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Body Systems | Hypothyroidism More Common

Hypothyroidism More Common than Previously Recognized--an Opinion

April 24, 2003—As many as 13 million Americans have undiagnosed hypothyroidism (underactive thyroid), according to a report issued by the American Association of Clinical Endocrinologists (AACE) ( New diagnostic guidelines issued by AACE will make it easier to identify the condition and treat it effectively. As a result, many people who have been suffering from symptoms of hypothyroidism will finally receive appropriate treatment and experience relief.

The thyroid is a gland located in the neck, just below the Adam's apple. It produces hormones that play a crucial role in the body's metabolism. Hypothyroidism can result in a wide array of symptoms, including fatigue, depression, cold hands and feet, dry skin, fluid retention, hair loss, menstrual irregularities, infertility, and elevated serum cholesterol. If left untreated, hypothyroidism can increase the risk of developing heart disease. Hypothyroidism is treated by supplementing with one or more of the hormones normally produced by the thyroid gland.

The standard diagnostic test for hypothyroidism is to measure the blood level of thyroid-stimulating hormone (TSH), a hormone produced by the pituitary gland that sends a signal to the thyroid gland to produce more thyroid hormone. When the amount of thyroid hormone circulating in the body is sufficient, the TSH level in the blood remains relatively low; however, if the body is not receiving enough thyroid hormone, the TSH level rises. For many years, doctors diagnosed hypothyroidism when the TSH level was greater than 5.0. According to the new guidelines, treatment with thyroid hormone should be considered whenever the TSH level is above 3.0. As many people have a TSH level between 3.0 and 5.0, the adoption of the new guidelines will result in more people being diagnosed with hypothyroidism.

Despite this loosening of the diagnostic criteria for hypothyroidism, I believe that many cases of the disease will still be missed. My experience, and that of a growing minority of physicians, is that blood tests are not always sensitive enough to identify hypothyroidism. In some cases, the combination of symptoms, physical-examination findings, and subnormal body temperature may be sufficient to consider initiating a careful trial of thyroid-hormone therapy.

During a 17-year period, I have treated more than 1,000 people with thyroid hormone, even though their blood tests for hypothyroidism were normal. In many of these cases, thyroid hormone was the only treatment that helped them, after they had consulted unsuccessfully with many different doctors. Symptoms and conditions that improved included chronic fatigue, depression, infertility, menstrual irregularities, hair loss, joint pains, water retention, and intolerance to cold weather. These people probably had what might be called tissue resistance to thyroid hormone, meaning that the level of thyroid hormone in their body was normal but their response to the hormone was inefficient.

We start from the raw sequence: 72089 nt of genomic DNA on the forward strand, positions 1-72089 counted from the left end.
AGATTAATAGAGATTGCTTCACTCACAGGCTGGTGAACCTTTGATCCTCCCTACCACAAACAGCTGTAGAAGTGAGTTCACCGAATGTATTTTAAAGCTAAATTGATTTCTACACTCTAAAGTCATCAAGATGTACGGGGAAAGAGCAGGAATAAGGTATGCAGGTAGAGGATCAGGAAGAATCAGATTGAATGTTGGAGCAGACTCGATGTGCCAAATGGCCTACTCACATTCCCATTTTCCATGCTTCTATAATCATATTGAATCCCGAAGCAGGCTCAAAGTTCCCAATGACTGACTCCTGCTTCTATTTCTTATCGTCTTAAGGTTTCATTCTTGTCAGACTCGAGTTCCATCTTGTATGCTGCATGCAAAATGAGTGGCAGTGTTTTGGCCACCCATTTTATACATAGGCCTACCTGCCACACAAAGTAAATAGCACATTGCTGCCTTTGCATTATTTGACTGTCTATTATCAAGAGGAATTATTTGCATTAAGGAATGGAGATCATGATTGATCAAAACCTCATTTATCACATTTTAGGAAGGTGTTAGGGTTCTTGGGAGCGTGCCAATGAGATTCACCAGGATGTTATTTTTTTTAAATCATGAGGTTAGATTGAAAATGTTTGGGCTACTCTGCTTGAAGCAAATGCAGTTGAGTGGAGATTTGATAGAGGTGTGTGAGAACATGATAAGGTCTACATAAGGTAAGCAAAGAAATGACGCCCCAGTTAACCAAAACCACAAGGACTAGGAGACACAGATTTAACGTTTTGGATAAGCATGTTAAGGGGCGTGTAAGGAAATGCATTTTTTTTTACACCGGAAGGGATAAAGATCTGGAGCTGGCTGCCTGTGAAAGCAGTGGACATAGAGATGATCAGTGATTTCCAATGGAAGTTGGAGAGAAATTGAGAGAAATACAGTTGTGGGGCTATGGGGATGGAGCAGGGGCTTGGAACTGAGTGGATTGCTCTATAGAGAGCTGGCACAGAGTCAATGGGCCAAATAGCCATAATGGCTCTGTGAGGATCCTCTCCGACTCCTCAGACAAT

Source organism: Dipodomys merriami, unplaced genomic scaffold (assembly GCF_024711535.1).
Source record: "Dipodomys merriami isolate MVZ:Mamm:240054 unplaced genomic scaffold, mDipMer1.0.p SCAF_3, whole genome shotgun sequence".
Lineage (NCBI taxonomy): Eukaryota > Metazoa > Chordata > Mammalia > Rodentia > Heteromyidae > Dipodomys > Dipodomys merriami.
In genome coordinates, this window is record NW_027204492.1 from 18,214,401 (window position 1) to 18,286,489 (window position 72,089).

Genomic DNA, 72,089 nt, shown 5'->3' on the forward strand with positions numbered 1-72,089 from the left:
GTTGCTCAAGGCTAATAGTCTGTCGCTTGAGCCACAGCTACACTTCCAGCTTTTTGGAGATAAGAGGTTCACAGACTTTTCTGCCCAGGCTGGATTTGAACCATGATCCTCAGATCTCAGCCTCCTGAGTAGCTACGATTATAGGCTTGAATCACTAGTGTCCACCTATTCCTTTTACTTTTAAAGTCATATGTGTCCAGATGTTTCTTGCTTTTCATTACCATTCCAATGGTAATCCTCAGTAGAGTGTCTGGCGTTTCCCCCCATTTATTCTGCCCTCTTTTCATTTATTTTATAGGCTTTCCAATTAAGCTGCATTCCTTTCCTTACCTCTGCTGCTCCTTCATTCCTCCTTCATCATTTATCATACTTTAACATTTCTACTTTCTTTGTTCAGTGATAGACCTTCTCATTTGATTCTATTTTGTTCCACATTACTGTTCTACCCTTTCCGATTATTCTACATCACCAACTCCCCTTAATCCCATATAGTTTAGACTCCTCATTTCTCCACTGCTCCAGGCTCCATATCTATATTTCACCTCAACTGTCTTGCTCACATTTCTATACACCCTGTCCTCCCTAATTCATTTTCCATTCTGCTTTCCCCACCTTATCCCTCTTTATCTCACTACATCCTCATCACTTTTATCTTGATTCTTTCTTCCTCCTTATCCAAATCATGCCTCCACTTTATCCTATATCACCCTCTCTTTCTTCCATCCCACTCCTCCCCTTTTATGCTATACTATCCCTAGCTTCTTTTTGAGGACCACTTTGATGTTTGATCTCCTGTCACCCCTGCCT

At least three physicians have written books supporting the concept that clinical hypothyroidism occurs commonly in people with normal blood tests. Although the number of physicians who agree with this point of view now numbers in the thousands, the majority of doctors are unconvinced, and the issue remains controversial. The new AACE guidelines may not be the final word on how best to diagnose hypothyroidism, but they are certainly a step in the right direction.

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Alan R. Gaby, MD, an expert in nutritional therapies, testified to the White House Commission on CAM upon request in December 2001. Dr. Gaby served as a member of the Ad-Hoc Advisory Panel of the National Institutes of Health Office of Alternative Medicine. He is the author of Preventing and Reversing Osteoporosis (Prima, 1994), and co-author of The Natural Pharmacy, 2nd Edition (Healthnotes, Prima, 1999), the A–Z Guide to Drug-Herb-Vitamin Interactions (Healthnotes, Prima, 1999), Clinical Essentials Volume 1 and 2 (Healthnotes, 2000), and The Patient’s Book of Natural Healing (Prima, 1999). A former professor at Bastyr University of Natural Health Sciences, in Kenmore, WA, where he served as the Endowed Professor of Nutrition, Dr. Gaby is the Chief Medical Editor for Healthnotes, Inc.

Copyright © 2003 Healthnotes, Inc. All rights reserved. Republication or redistribution of the Healthnotes® content is expressly prohibited without the prior written consent of Healthnotes, Inc. Healthnotes Newswire is for educational or informational purposes only, and is not intended to diagnose or provide treatment for any condition. If you have any concerns about your own health, you should always consult with a healthcare professional. Healthnotes, Inc. shall not be liable for any errors or delays in the content, or for any actions taken in reliance thereon. Healthnotes and the Healthnotes logo are registered trademarks of Healthnotes, Inc.

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The health information contained in this site is not intended as medical advice and should not be considered a substitute for appropriate medical care. Any products mentioned in studies cited in Healthnotes articles are not necessarily endorsed by Bastyr. As with any product, consult with a natural health practitioner to discuss what may be best for you.


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